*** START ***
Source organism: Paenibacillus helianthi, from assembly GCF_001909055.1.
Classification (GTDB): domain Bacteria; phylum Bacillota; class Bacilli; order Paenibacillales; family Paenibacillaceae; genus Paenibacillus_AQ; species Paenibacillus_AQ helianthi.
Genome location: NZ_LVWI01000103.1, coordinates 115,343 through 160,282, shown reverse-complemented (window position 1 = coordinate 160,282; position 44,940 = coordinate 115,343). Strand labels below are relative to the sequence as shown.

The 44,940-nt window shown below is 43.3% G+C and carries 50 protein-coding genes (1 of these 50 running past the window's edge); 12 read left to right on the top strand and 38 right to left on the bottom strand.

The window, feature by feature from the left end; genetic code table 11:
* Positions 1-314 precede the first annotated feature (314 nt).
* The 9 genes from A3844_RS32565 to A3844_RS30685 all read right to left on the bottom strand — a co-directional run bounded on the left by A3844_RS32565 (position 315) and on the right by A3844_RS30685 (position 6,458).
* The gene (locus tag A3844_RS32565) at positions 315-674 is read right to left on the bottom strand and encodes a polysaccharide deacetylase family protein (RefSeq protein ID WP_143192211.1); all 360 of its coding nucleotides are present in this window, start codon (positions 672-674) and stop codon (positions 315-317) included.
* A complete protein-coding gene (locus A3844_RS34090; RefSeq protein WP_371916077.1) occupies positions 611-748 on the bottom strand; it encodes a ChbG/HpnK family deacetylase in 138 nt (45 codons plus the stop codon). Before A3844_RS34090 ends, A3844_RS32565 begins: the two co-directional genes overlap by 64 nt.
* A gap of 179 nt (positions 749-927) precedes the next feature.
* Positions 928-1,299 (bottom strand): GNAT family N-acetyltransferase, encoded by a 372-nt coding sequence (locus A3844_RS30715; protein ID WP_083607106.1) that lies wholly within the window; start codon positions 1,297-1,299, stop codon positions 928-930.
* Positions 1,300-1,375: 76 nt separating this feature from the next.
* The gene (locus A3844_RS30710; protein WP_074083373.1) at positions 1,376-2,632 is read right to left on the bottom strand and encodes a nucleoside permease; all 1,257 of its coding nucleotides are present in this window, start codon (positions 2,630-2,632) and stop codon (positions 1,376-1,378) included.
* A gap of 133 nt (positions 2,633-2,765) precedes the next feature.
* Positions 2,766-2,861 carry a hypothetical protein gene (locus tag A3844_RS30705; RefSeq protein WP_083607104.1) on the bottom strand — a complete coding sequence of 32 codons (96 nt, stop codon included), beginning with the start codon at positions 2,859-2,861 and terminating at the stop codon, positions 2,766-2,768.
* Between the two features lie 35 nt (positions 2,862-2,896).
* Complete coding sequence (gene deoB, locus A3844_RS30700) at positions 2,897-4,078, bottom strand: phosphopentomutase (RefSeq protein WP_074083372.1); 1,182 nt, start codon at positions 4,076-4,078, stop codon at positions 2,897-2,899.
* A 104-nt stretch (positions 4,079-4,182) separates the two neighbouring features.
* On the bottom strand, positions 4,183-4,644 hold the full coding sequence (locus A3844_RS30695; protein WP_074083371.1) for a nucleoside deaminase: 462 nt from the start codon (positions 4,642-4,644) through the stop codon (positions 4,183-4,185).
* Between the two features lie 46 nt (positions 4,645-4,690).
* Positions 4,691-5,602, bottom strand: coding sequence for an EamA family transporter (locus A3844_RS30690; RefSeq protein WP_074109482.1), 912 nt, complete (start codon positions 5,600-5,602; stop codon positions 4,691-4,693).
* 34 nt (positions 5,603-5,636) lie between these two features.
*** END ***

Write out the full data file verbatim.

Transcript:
Source organism: Paenibacillus helianthi, from assembly GCF_001909055.1.
Classification (GTDB): domain Bacteria; phylum Bacillota; class Bacilli; order Paenibacillales; family Paenibacillaceae; genus Paenibacillus_AQ; species Paenibacillus_AQ helianthi.
Genome location: NZ_LVWI01000103.1, coordinates 115,343 through 160,282, shown reverse-complemented (window position 1 = coordinate 160,282; position 44,940 = coordinate 115,343). Strand labels below are relative to the sequence as shown.

The 44,940-nt window shown below is 43.3% G+C and carries 50 protein-coding genes (1 of these 50 running past the window's edge); 12 read left to right on the top strand and 38 right to left on the bottom strand.

The window, feature by feature from the left end; genetic code table 11:
* Positions 1-314 precede the first annotated feature (314 nt).
* The 9 genes from A3844_RS32565 to A3844_RS30685 all read right to left on the bottom strand — a co-directional run bounded on the left by A3844_RS32565 (position 315) and on the right by A3844_RS30685 (position 6,458).
* The gene (locus tag A3844_RS32565) at positions 315-674 is read right to left on the bottom strand and encodes a polysaccharide deacetylase family protein (RefSeq protein ID WP_143192211.1); all 360 of its coding nucleotides are present in this window, start codon (positions 672-674) and stop codon (positions 315-317) included.
* A complete protein-coding gene (locus A3844_RS34090; RefSeq protein WP_371916077.1) occupies positions 611-748 on the bottom strand; it encodes a ChbG/HpnK family deacetylase in 138 nt (45 codons plus the stop codon). Before A3844_RS34090 ends, A3844_RS32565 begins: the two co-directional genes overlap by 64 nt.
* A gap of 179 nt (positions 749-927) precedes the next feature.
* Positions 928-1,299 (bottom strand): GNAT family N-acetyltransferase, encoded by a 372-nt coding sequence (locus A3844_RS30715; protein ID WP_083607106.1) that lies wholly within the window; start codon positions 1,297-1,299, stop codon positions 928-930.
* Positions 1,300-1,375: 76 nt separating this feature from the next.
* The gene (locus A3844_RS30710; protein WP_074083373.1) at positions 1,376-2,632 is read right to left on the bottom strand and encodes a nucleoside permease; all 1,257 of its coding nucleotides are present in this window, start codon (positions 2,630-2,632) and stop codon (positions 1,376-1,378) included.
* A gap of 133 nt (positions 2,633-2,765) precedes the next feature.
* Positions 2,766-2,861 carry a hypothetical protein gene (locus tag A3844_RS30705; RefSeq protein WP_083607104.1) on the bottom strand — a complete coding sequence of 32 codons (96 nt, stop codon included), beginning with the start codon at positions 2,859-2,861 and terminating at the stop codon, positions 2,766-2,768.
* Between the two features lie 35 nt (positions 2,862-2,896).
* Complete coding sequence (gene deoB, locus A3844_RS30700) at positions 2,897-4,078, bottom strand: phosphopentomutase (RefSeq protein WP_074083372.1); 1,182 nt, start codon at positions 4,076-4,078, stop codon at positions 2,897-2,899.
* A 104-nt stretch (positions 4,079-4,182) separates the two neighbouring features.
* On the bottom strand, positions 4,183-4,644 hold the full coding sequence (locus A3844_RS30695; protein WP_074083371.1) for a nucleoside deaminase: 462 nt from the start codon (positions 4,642-4,644) through the stop codon (positions 4,183-4,185).
* Between the two features lie 46 nt (positions 4,645-4,690).
* Positions 4,691-5,602, bottom strand: coding sequence for an EamA family transporter (locus A3844_RS30690; RefSeq protein WP_074109482.1), 912 nt, complete (start codon positions 5,600-5,602; stop codon positions 4,691-4,693).
* 34 nt (positions 5,603-5,636) lie between these two features.